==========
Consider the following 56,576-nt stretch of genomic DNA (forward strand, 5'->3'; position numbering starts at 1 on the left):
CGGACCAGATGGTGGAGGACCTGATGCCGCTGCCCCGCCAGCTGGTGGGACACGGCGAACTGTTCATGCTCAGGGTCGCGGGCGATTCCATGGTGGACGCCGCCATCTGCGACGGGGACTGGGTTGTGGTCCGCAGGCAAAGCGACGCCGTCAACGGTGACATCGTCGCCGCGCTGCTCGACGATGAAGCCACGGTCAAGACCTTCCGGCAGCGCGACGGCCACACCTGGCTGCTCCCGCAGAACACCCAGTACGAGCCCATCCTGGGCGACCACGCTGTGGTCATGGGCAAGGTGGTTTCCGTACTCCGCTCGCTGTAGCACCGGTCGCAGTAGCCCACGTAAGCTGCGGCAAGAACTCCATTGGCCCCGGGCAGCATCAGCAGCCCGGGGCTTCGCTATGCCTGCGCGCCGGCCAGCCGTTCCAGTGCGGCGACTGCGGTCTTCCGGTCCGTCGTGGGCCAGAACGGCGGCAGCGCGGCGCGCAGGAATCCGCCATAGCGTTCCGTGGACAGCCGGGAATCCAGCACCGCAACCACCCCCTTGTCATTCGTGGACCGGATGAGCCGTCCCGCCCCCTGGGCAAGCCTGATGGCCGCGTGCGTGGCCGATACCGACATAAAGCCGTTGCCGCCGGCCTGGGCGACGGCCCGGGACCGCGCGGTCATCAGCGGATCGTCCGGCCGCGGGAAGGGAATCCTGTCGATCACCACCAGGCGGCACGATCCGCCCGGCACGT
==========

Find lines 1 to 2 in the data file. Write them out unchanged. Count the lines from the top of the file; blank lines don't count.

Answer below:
Consider the following 56,576-nt stretch of genomic DNA (forward strand, 5'->3'; position numbering starts at 1 on the left):
CGGACCAGATGGTGGAGGACCTGATGCCGCTGCCCCGCCAGCTGGTGGGACACGGCGAACTGTTCATGCTCAGGGTCGCGGGCGATTCCATGGTGGACGCCGCCATCTGCGACGGGGACTGGGTTGTGGTCCGCAGGCAAAGCGACGCCGTCAACGGTGACATCGTCGCCGCGCTGCTCGACGATGAAGCCACGGTCAAGACCTTCCGGCAGCGCGACGGCCACACCTGGCTGCTCCCGCAGAACACCCAGTACGAGCCCATCCTGGGCGACCACGCTGTGGTCATGGGCAAGGTGGTTTCCGTACTCCGCTCGCTGTAGCACCGGTCGCAGTAGCCCACGTAAGCTGCGGCAAGAACTCCATTGGCCCCGGGCAGCATCAGCAGCCCGGGGCTTCGCTATGCCTGCGCGCCGGCCAGCCGTTCCAGTGCGGCGACTGCGGTCTTCCGGTCCGTCGTGGGCCAGAACGGCGGCAGCGCGGCGCGCAGGAATCCGCCATAGCGTTCCGTGGACAGCCGGGAATCCAGCACCGCAACCACCCCCTTGTCATTCGTGGACCGGATGAGCCGTCCCGCCCCCTGGGCAAGCCTGATGGCCGCGTGCGTGGCCGATACCGACATAAAGCCGTTGCCGCCGGCCTGGGCGACGGCCCGGGACCGCGCGGTCATCAGCGGATCGTCCGGCCGCGGGAAGGGAATCCTGTCGATCACCACCAGGCGGCACGATCCGCCCGGCACGT